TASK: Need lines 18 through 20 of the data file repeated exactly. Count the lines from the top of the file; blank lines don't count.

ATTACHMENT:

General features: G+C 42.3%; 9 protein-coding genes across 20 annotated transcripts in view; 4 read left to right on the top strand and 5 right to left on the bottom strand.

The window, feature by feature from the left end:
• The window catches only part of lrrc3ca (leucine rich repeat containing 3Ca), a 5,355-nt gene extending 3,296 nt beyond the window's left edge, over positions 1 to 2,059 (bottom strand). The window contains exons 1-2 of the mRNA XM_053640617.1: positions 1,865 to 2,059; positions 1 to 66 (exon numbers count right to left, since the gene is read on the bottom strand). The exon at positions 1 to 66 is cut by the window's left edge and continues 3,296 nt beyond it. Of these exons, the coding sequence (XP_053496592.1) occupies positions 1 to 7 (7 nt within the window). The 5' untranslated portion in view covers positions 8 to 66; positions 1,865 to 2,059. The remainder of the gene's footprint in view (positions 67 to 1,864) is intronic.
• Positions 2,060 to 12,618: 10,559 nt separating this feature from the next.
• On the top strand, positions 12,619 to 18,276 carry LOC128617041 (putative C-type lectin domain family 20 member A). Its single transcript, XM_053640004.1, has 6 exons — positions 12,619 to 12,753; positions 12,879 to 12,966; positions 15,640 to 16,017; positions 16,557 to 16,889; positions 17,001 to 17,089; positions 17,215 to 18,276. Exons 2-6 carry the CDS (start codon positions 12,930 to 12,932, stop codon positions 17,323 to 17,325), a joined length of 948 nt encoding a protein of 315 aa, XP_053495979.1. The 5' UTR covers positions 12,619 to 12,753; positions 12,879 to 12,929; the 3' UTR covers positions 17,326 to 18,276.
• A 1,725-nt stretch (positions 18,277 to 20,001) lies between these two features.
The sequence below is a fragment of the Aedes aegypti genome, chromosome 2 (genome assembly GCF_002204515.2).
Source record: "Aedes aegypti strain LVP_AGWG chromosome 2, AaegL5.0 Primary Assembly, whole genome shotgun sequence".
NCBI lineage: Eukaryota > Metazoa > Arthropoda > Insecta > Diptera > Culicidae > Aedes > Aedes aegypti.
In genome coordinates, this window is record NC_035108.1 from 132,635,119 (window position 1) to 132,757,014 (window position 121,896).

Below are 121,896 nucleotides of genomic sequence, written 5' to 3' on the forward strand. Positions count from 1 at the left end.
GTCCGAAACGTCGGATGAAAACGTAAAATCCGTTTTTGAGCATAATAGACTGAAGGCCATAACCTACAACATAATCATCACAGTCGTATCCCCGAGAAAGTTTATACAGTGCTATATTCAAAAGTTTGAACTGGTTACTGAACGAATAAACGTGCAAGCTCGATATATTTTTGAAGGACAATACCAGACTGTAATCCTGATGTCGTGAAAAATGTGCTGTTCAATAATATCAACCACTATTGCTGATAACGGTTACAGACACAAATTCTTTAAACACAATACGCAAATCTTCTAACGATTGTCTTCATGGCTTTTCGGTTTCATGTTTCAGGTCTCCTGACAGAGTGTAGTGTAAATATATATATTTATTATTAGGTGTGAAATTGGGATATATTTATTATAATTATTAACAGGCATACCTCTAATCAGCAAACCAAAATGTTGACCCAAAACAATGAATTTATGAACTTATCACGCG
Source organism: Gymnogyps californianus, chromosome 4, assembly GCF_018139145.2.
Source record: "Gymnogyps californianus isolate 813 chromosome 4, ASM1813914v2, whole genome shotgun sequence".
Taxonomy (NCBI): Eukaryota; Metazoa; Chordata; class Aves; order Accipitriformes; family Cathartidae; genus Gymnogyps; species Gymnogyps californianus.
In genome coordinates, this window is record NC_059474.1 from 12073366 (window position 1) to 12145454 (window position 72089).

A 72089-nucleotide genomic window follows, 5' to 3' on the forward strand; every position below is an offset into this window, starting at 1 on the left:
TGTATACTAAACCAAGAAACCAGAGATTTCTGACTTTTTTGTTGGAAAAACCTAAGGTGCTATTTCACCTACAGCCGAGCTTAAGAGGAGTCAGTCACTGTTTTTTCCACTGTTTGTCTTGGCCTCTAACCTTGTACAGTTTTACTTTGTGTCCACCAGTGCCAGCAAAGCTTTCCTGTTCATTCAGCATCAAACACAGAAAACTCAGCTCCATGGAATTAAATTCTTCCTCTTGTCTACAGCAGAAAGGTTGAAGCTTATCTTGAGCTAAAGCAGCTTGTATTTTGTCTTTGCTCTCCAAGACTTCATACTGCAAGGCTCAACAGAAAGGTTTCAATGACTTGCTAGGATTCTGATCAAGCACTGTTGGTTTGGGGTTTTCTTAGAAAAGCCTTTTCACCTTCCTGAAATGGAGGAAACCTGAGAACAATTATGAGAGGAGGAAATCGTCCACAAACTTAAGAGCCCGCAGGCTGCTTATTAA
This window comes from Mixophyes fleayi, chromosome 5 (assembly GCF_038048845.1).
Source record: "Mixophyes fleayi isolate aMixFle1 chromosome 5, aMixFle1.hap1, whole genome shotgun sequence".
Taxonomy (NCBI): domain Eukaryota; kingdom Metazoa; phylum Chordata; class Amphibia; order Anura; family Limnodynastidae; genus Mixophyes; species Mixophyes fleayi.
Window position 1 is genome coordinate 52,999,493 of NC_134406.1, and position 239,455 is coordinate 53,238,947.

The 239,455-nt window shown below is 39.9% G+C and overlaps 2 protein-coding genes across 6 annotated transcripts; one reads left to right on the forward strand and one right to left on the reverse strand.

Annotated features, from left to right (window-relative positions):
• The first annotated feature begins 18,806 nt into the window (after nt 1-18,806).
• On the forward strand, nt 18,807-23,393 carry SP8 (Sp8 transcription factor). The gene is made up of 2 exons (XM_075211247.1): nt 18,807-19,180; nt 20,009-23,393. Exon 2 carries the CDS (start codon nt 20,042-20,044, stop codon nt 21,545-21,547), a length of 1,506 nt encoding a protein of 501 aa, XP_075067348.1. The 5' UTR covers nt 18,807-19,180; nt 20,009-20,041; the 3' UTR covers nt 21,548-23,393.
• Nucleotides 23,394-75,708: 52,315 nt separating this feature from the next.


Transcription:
TGTATACTAAACCAAGAAACCAGAGATTTCTGACTTTTTTGTTGGAAAAACCTAAGGTGCTATTTCACCTACAGCCGAGCTTAAGAGGAGTCAGTCACTGTTTTTTCCACTGTTTGTCTTGGCCTCTAACCTTGTACAGTTTTACTTTGTGTCCACCAGTGCCAGCAAAGCTTTCCTGTTCATTCAGCATCAAACACAGAAAACTCAGCTCCATGGAATTAAATTCTTCCTCTTGTCTACAGCAGAAAGGTTGAAGCTTATCTTGAGCTAAAGCAGCTTGTATTTTGTCTTTGCTCTCCAAGACTTCATACTGCAAGGCTCAACAGAAAGGTTTCAATGACTTGCTAGGATTCTGATCAAGCACTGTTGGTTTGGGGTTTTCTTAGAAAAGCCTTTTCACCTTCCTGAAATGGAGGAAACCTGAGAACAATTATGAGAGGAGGAAATCGTCCACAAACTTAAGAGCCCGCAGGCTGCTTATTAA
This window comes from Mixophyes fleayi, chromosome 5 (assembly GCF_038048845.1).
Source record: "Mixophyes fleayi isolate aMixFle1 chromosome 5, aMixFle1.hap1, whole genome shotgun sequence".